Until the 1920s the Russians did not argue that Moldovans and their neighbors in the Romanian Principalities somehow formed nations.[7] One observer wrote in 1846 in the journal of the Russian foreign ministry that “the inhabitants of upper Bessarabia are essentially Romanians, that is, a mixture of Slavs and Romans, and sons of the Greek Orthodox Church".[7] In May 1917, at a congress of Bessarabian teachers, a group protested against being called "Romanians", affirming they were "Moldovans".[8]

Representatives of the Romanian-speaking population living in Podolia, and Kherson participated in the Bessarabian national movement in 1917 and early 1918, agitating for incorporation of the territory across Dniester into the Greater Romanian Kingdom. The Romanian government never took significant interest in these demands, which would have implied large-scale military operations, and settled in the end to leave behind those areas, which became part of Soviet Ukraine after the Russian Civil War.[9] The calls from Transnistrian emigres continued into the 1920s asking for Romania to fund schools in the region as there were schools and cultural organizations in regions inhabited by speakers of cognate Latin languages in the Balkans. Refugees flooded across the Dniester and special funds were put aside for housing and education.[9]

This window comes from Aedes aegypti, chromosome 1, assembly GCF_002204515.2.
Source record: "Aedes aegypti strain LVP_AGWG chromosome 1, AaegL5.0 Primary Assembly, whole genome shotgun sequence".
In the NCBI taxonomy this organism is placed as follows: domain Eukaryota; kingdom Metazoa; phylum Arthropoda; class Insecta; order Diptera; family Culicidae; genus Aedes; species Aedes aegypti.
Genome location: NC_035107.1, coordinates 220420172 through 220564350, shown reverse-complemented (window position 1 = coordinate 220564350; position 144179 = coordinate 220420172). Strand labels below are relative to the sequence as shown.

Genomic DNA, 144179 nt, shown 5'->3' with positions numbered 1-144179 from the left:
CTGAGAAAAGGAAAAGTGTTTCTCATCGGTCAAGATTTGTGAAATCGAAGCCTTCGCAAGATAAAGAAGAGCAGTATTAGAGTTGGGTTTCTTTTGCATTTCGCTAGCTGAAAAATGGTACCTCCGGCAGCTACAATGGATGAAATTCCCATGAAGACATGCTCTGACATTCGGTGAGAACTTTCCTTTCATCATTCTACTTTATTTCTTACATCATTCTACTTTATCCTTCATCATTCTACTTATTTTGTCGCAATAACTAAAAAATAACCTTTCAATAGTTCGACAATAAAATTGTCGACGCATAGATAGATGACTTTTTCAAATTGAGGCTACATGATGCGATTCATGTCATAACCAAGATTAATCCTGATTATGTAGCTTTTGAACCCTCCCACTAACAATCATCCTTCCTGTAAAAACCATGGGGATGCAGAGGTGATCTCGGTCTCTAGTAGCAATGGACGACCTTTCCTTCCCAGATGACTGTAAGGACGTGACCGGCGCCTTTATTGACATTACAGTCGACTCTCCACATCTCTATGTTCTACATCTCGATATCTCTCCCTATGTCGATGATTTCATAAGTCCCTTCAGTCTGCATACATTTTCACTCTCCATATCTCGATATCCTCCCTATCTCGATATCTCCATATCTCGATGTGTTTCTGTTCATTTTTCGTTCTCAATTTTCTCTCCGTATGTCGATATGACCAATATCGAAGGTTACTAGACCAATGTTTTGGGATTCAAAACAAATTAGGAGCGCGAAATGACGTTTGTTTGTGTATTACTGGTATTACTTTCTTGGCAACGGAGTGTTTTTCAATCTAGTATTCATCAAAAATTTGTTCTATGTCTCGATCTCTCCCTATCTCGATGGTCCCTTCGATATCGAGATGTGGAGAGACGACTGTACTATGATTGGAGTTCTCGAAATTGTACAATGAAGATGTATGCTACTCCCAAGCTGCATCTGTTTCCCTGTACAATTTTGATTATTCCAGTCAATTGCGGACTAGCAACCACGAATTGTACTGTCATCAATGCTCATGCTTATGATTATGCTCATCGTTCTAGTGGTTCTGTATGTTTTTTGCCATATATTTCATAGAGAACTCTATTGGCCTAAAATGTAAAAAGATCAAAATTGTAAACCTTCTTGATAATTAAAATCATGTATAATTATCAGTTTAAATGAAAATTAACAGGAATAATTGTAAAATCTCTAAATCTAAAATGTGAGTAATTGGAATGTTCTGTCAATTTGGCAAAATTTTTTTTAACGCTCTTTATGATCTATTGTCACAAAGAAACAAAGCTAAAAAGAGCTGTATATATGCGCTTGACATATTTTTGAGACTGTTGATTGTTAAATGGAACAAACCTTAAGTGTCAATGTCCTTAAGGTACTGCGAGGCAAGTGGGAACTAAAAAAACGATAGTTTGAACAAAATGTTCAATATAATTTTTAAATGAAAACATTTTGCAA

Nichita Smochină, an educator settled in Paris, founded the Associations of Transnistrian Romanians in order to assist 20,000 refugees from across the Dniester, and welcomed the creation of the Moldavian Autonomous Soviet Republic.[10]

Pavel Chior, the MASSR People's Commissar of Education, argued that literary Romanian borrowed too many French language words during its standardization in the 19th century. According to Chior, this made it incomprehensible to the peasants both in the MASSR and Romania, demonstrating the division between the "ruling class" and the "exploited class".[11] Soviet linguist M. V. Sergievsky studied linguistic variation in the MASSR and identified two dialects. One, similar to the spoken variety in Bessarabia, was chosen as the standard, to pave the way for the "liberation of the Bessarabians". Gabriel Buciuşcanu, a Socialist Revolutionary member of Sfatul Țării who opposed the union with Romania, wrote a new grammar compendium in 1925, but it was considered too similar to standard Romanian grammar, and was quickly pulled out of circulation.[11]

Romanizators and autochthonists